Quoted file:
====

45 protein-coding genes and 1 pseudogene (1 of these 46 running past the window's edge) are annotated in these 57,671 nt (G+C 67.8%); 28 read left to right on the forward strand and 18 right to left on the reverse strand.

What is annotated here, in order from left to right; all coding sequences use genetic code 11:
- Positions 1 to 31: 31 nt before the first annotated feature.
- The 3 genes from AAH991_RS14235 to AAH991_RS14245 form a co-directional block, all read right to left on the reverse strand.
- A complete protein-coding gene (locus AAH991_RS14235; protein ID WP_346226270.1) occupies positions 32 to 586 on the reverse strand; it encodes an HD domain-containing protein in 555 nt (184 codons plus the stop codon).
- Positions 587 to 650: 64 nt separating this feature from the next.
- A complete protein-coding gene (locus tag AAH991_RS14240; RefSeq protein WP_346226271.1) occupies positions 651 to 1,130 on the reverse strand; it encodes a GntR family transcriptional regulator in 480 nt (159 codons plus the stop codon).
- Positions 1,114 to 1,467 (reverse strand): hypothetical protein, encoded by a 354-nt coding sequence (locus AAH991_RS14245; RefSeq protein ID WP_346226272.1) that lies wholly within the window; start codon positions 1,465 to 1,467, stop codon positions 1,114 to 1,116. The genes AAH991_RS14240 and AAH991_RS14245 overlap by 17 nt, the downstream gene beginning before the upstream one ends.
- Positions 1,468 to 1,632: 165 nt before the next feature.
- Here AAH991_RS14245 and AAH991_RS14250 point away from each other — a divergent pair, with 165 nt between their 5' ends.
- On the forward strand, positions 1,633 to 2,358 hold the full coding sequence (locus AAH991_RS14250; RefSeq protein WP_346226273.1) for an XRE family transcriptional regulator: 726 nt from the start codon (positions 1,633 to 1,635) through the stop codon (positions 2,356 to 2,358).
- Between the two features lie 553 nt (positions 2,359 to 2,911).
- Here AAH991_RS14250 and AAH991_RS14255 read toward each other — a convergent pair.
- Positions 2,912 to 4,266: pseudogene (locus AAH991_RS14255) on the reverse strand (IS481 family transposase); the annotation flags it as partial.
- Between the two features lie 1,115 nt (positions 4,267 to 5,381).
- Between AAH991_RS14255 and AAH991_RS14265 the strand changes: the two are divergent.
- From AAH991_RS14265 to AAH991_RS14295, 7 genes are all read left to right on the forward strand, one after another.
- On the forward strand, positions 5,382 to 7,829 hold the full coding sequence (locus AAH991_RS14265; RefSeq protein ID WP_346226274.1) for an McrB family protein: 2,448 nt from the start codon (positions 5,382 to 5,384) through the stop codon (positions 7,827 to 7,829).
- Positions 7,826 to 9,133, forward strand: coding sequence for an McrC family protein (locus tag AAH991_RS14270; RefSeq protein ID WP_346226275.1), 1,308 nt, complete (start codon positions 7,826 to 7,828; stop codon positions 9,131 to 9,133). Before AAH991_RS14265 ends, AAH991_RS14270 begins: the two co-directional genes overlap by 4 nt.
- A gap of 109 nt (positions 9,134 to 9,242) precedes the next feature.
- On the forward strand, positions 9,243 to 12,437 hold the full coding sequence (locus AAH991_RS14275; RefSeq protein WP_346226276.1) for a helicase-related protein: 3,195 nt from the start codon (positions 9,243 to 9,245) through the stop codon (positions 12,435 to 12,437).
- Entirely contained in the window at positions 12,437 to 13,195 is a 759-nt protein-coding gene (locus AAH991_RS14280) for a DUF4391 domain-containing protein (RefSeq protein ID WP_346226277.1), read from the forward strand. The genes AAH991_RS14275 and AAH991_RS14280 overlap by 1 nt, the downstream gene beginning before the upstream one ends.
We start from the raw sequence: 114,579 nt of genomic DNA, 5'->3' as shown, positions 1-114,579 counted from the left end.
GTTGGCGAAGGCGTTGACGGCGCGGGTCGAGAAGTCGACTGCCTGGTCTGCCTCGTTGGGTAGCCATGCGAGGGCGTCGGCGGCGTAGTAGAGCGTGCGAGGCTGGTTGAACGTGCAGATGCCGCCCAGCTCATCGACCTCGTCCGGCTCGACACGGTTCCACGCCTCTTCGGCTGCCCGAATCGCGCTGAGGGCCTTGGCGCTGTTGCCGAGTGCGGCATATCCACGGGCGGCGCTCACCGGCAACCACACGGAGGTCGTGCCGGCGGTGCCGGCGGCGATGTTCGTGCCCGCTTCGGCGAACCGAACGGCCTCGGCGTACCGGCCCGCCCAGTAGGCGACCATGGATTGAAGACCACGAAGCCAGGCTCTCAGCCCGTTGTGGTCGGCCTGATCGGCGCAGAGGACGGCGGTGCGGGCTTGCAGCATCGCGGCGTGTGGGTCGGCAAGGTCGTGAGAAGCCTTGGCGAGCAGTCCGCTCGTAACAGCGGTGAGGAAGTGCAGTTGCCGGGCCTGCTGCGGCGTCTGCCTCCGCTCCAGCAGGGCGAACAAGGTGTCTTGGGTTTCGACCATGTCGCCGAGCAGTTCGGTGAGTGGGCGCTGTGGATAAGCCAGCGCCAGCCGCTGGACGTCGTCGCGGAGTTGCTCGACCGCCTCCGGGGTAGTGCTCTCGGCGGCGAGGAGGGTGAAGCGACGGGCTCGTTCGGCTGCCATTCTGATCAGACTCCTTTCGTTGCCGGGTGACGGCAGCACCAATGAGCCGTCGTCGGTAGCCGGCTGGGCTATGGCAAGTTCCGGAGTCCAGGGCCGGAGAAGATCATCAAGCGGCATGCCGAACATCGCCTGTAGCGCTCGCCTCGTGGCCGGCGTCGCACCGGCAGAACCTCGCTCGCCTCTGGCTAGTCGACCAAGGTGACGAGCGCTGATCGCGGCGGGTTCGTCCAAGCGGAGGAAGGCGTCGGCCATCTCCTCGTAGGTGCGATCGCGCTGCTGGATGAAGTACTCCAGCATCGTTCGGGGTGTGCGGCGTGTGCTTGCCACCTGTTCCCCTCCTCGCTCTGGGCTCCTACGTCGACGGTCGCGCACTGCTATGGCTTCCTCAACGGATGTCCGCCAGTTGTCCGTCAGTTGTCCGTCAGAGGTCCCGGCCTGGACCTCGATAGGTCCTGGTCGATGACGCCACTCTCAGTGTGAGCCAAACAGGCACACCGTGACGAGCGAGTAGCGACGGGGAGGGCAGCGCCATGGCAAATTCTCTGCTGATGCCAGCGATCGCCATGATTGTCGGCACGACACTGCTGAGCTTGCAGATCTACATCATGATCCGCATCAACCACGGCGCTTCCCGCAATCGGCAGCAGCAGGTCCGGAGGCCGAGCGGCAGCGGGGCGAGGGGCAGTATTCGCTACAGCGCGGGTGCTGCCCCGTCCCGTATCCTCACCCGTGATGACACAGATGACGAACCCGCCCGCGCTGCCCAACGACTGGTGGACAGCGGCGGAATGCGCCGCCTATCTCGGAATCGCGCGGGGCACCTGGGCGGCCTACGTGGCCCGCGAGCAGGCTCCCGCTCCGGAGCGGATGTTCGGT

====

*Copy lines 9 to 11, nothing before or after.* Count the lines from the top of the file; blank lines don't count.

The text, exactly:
- Positions 1,468 to 1,632: 165 nt before the next feature.
- Here AAH991_RS14245 and AAH991_RS14250 point away from each other — a divergent pair, with 165 nt between their 5' ends.
- On the forward strand, positions 1,633 to 2,358 hold the full coding sequence (locus AAH991_RS14250; RefSeq protein WP_346226273.1) for an XRE family transcriptional regulator: 726 nt from the start codon (positions 1,633 to 1,635) through the stop codon (positions 2,356 to 2,358).